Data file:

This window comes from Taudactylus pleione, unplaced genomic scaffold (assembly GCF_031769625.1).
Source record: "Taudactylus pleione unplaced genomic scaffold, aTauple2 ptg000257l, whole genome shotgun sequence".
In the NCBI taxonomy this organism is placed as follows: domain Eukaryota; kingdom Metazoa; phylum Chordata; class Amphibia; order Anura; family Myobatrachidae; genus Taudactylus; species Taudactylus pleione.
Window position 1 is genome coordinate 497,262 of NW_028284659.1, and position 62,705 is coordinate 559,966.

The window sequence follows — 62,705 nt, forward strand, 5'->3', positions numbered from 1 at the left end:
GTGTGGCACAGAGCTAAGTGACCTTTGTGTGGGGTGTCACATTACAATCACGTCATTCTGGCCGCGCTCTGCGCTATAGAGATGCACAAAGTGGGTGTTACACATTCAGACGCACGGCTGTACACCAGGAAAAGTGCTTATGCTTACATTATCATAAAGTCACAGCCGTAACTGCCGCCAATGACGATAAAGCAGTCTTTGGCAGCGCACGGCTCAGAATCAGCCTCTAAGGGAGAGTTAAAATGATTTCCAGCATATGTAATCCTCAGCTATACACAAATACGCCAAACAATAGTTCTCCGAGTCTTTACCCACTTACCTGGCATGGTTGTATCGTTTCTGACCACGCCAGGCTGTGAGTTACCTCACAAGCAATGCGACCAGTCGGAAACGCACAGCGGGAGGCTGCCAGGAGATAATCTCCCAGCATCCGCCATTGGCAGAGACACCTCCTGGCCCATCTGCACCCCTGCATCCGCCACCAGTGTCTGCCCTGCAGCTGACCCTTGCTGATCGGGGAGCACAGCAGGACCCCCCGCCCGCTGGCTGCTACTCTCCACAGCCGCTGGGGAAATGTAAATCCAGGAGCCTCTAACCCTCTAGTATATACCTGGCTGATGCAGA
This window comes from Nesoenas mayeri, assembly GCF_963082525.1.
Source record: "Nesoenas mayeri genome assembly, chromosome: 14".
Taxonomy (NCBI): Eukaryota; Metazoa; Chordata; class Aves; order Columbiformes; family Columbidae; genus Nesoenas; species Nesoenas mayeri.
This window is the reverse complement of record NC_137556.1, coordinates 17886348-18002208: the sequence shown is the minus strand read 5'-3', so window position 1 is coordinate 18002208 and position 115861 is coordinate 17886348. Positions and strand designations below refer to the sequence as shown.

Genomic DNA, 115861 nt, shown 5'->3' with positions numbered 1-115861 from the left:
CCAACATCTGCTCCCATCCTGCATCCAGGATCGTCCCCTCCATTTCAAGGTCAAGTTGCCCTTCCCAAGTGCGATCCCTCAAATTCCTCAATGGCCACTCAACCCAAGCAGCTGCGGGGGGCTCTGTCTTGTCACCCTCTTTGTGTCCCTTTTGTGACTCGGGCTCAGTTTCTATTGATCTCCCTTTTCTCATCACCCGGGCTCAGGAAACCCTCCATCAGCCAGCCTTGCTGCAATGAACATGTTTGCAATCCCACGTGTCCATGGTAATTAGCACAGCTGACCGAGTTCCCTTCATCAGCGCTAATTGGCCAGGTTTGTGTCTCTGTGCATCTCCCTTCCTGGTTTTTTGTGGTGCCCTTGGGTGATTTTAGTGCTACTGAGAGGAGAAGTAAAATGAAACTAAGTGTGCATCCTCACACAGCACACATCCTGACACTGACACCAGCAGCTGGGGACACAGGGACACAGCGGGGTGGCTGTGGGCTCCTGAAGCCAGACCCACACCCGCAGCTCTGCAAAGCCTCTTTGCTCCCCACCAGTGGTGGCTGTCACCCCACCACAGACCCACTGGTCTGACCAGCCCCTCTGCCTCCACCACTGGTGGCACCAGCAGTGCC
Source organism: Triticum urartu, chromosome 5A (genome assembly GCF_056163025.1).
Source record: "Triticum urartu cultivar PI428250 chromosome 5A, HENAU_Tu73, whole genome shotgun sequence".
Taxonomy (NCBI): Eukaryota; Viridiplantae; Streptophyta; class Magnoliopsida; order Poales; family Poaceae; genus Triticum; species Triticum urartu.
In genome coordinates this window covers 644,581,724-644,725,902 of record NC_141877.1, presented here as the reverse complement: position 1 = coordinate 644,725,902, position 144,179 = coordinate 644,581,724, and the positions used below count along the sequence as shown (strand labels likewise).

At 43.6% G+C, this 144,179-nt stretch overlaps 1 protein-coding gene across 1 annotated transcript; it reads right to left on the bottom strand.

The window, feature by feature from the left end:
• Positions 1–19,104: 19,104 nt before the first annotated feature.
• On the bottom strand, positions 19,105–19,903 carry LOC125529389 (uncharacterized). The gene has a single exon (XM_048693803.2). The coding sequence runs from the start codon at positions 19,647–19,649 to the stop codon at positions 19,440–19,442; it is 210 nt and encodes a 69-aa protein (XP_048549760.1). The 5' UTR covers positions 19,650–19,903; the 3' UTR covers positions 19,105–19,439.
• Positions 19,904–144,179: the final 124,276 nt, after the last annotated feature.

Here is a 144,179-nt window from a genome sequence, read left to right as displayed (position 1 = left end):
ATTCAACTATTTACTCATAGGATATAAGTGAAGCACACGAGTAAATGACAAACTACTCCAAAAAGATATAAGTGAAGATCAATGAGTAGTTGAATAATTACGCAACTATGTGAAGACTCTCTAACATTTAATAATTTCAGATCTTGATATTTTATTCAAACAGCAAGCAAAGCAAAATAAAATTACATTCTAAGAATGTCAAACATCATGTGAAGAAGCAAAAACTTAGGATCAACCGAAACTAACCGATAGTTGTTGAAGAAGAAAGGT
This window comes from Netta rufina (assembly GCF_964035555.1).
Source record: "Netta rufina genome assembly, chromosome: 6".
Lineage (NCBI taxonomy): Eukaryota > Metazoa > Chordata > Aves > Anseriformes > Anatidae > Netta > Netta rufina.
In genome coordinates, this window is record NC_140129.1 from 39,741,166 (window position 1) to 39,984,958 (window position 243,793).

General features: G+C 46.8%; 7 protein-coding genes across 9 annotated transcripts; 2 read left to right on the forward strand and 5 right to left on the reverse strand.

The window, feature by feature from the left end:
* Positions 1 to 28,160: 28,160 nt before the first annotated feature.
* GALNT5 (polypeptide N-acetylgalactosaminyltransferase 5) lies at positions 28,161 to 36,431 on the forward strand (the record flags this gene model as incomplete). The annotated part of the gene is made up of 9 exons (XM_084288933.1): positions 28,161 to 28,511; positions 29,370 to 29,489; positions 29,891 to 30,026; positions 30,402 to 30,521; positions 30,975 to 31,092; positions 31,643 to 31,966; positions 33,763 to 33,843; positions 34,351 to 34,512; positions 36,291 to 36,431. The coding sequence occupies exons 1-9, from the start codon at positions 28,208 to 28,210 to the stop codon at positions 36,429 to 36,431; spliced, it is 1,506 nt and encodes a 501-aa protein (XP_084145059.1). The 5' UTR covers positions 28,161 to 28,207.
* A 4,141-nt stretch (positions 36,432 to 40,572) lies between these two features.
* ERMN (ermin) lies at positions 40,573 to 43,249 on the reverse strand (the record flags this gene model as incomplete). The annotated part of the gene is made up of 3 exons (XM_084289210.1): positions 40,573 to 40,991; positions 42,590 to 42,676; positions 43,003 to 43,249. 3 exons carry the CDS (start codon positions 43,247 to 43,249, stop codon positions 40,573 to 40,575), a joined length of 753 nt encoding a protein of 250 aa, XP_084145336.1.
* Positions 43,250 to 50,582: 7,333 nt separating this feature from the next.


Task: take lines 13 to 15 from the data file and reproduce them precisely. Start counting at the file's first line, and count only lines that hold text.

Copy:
Source organism: Triticum urartu, chromosome 5A (genome assembly GCF_056163025.1).
Source record: "Triticum urartu cultivar PI428250 chromosome 5A, HENAU_Tu73, whole genome shotgun sequence".
Taxonomy (NCBI): Eukaryota; Viridiplantae; Streptophyta; class Magnoliopsida; order Poales; family Poaceae; genus Triticum; species Triticum urartu.